13:47 GMT08 March 2021
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    Last week, sources told Sputnik that security measures had been stepped up at government and diplomatic buildings in New Delhi in light of intelligence suggesting that the Khalistan movement might be behind the violence during the 26 January protests.

    India has asked Twitter to remove 1,178 accounts allegedly related to farmer rallies recently held in New Delhi and suspected to be linked to the Khalistan separatist movement, The Hindu newspaper reported on Monday.

    "The Ministry of Electronics and Information Technology (MeitY) has shared a list of 1,178 Twitter accounts that were flagged by security agencies as belonging to Khalistan sympathisers or backed by Pakistan and operating from foreign territories and causing threat to public order in view of the ongoing farmers’ protests in some parts of India", a government source told The Hindu.

    The source added that many of the accounts were automated bots and that Twitter had not responded to any of India's requests.

    The Khalistan movement seeks to establish a separate country for Sikhs carved out of the northern Indian state of Punjab, located on the India-Pakistan border. The movement witnessed a rise in the 1980s, but almost fizzled out in 1990s after stringent action was taken by the Indian authorities.

    Issuing a fresh notice to Twitter, the Indian government has threatened the platform with penalties and jail time of up to seven years if it does not comply with the requests and blocks the listed accounts. 

    According to a Twitter spokesperson, the company is guided by principles of transparency and empowering the public conversation.

    "If we receive a valid legal request about potentially illegal content on Twitter, we review it under the Twitter Rules and local law. If the content violates Twitter’s Rules, the content will be removed from the service. If it is determined to be illegal in a particular jurisdiction but not in violation of the Twitter Rules, we may withhold access to the content in the location only. In all cases, we notify the account holder directly so they’re aware we’ve received a legal order pertaining to the account. Our goal is to respect local law while protecting our foundational principles of free expression", the spokesperson said, as cited by the media outlet.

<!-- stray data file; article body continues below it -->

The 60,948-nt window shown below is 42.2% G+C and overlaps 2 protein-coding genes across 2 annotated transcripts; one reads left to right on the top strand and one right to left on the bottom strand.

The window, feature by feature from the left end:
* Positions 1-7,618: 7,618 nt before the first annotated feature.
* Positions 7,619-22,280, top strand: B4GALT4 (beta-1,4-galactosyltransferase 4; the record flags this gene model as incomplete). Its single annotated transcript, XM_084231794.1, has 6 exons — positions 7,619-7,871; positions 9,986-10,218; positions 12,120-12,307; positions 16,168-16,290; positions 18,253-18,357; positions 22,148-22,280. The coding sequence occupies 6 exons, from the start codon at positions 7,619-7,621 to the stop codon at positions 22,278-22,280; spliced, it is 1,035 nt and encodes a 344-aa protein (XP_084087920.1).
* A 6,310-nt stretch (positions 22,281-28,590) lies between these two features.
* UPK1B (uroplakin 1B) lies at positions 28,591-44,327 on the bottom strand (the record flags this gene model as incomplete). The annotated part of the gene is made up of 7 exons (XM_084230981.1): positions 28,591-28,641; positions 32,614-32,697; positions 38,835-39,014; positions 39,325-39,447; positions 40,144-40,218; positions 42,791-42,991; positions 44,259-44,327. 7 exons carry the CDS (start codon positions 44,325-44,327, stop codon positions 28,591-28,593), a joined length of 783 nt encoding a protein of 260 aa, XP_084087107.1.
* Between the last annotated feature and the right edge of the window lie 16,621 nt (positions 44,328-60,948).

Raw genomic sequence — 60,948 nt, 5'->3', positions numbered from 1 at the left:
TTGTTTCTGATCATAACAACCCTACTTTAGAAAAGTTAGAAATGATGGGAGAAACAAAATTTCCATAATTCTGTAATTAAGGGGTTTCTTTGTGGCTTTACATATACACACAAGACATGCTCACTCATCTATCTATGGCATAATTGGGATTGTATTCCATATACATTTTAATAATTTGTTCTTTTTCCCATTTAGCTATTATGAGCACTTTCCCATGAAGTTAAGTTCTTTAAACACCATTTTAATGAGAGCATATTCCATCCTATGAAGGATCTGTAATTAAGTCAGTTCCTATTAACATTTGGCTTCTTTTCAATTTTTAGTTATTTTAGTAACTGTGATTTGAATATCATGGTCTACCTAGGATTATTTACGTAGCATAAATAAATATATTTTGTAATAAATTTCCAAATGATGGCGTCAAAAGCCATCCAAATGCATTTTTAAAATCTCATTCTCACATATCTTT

The news has stirred major buzz on social media. While some netizens are expressing concern over pro-Khalistani accounts thriving on Twitter, others are commenting on the Indian government’s threats of scrutiny of social media against the backdrop of the ongoing farmers' protests. 

    ​Twitter has responded to the Indian government, saying that it will review the list under its rules and local law.

    ​On 31 January, India’s federal Ministry of Electronics and Information Technology reportedly instructed Twitter to suspend or withhold 257 accounts that posted tweets about the farmers protests and against the government with specific hashtags. 

    At first, Twitter did block the listed accounts, which included those belonging to farmer unions and certain publications like The Caravan Magazine, but later restored some of them, explaining that their tweets were newsy.

    Twitter’s step to unfreeze these accounts did not go well with the Indian government, which last week warned the platform of penal action if it fails to comply with its directions to block the previously listed 257 accounts, alleging that they spread misinformation around the protests on social media. 

    The Indian government’s request to Twitter falls under Section 69A of the Information Technology Act, 2000 concerning provocative and intimidating posts on a public domain.

    Indian farmers have been protesting since November 2020 against three agriculture laws adopted in September 2020, which they see as a threat to their revenue as they cancel state-assured pricing safeguards. On 26 January, farmers attempted to storm New Delhi during the celebrations marking the 72nd Republic Day. The move eventually turned into violent clashes with law enforcement officers, resulting in the death of at least one farmer and injuring several security personnel.

    The Khalistan movement, which according to intelligence organised the protest on Republic Day, seeks to create a separate homeland for Sikhs by seceding Punjab state, mainly populated by Sikhs, from the rest of India.

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